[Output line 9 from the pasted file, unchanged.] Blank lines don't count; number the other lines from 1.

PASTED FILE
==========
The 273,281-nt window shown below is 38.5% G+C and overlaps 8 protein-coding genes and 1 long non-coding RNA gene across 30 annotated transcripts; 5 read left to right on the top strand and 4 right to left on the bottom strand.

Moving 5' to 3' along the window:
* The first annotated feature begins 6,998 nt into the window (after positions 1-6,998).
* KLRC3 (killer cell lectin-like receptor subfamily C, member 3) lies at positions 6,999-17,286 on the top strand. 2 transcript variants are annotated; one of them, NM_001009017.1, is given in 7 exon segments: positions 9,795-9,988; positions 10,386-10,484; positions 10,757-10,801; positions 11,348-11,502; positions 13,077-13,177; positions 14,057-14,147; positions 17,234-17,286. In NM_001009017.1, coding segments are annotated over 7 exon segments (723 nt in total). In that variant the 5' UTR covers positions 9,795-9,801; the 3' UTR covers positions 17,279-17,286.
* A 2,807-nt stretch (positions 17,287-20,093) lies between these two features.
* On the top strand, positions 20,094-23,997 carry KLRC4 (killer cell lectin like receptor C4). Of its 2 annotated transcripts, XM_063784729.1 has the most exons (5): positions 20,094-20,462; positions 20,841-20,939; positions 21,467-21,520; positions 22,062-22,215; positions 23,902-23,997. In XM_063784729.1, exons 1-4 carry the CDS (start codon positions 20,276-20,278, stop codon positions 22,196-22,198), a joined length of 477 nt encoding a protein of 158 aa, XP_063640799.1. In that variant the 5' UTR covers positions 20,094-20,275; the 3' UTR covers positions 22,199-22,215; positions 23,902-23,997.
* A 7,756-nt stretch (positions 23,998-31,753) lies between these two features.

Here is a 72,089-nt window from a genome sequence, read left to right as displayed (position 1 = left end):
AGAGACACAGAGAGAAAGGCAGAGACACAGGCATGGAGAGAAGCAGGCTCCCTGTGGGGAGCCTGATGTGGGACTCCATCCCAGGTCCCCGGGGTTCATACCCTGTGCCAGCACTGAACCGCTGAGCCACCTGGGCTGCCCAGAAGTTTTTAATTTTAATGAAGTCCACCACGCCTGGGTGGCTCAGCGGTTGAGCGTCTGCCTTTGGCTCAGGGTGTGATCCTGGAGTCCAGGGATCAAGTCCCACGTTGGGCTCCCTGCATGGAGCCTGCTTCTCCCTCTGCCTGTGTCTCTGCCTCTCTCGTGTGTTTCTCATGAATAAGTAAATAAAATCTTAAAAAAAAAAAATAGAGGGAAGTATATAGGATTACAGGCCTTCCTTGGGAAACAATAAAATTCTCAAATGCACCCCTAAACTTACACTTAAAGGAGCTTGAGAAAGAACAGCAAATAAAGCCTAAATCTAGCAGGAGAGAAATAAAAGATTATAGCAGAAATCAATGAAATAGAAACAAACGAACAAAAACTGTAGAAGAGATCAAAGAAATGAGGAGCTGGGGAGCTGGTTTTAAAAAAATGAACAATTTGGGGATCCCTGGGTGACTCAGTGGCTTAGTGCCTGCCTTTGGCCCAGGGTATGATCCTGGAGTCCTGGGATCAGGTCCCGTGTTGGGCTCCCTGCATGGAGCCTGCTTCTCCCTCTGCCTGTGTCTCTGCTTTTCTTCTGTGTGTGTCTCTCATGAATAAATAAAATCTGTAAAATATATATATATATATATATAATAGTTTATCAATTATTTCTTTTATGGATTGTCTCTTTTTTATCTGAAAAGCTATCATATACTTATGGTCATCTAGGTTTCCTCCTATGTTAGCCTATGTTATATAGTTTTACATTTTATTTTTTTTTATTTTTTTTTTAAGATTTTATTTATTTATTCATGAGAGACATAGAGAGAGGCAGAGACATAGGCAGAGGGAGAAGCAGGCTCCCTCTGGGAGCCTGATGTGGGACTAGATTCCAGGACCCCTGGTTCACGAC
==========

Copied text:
AGAGACACAGAGAGAAAGGCAGAGACACAGGCATGGAGAGAAGCAGGCTCCCTGTGGGGAGCCTGATGTGGGACTCCATCCCAGGTCCCCGGGGTTCATACCCTGTGCCAGCACTGAACCGCTGAGCCACCTGGGCTGCCCAGAAGTTTTTAATTTTAATGAAGTCCACCACGCCTGGGTGGCTCAGCGGTTGAGCGTCTGCCTTTGGCTCAGGGTGTGATCCTGGAGTCCAGGGATCAAGTCCCACGTTGGGCTCCCTGCATGGAGCCTGCTTCTCCCTCTGCCTGTGTCTCTGCCTCTCTCGTGTGTTTCTCATGAATAAGTAAATAAAATCTTAAAAAAAAAAAATAGAGGGAAGTATATAGGATTACAGGCCTTCCTTGGGAAACAATAAAATTCTCAAATGCACCCCTAAACTTACACTTAAAGGAGCTTGAGAAAGAACAGCAAATAAAGCCTAAATCTAGCAGGAGAGAAATAAAAGATTATAGCAGAAATCAATGAAATAGAAACAAACGAACAAAAACTGTAGAAGAGATCAAAGAAATGAGGAGCTGGGGAGCTGGTTTTAAAAAAATGAACAATTTGGGGATCCCTGGGTGACTCAGTGGCTTAGTGCCTGCCTTTGGCCCAGGGTATGATCCTGGAGTCCTGGGATCAGGTCCCGTGTTGGGCTCCCTGCATGGAGCCTGCTTCTCCCTCTGCCTGTGTCTCTGCTTTTCTTCTGTGTGTGTCTCTCATGAATAAATAAAATCTGTAAAATATATATATATATATATATAATAGTTTATCAATTATTTCTTTTATGGATTGTCTCTTTTTTATCTGAAAAGCTATCATATACTTATGGTCATCTAGGTTTCCTCCTATGTTAGCCTATGTTATATAGTTTTACATTTTATTTTTTTTTATTTTTTTTTTAAGATTTTATTTATTTATTCATGAGAGACATAGAGAGAGGCAGAGACATAGGCAGAGGGAGAAGCAGGCTCCCTCTGGGAGCCTGATGTGGGACTAGATTCCAGGACCCCTGGTTCACGAC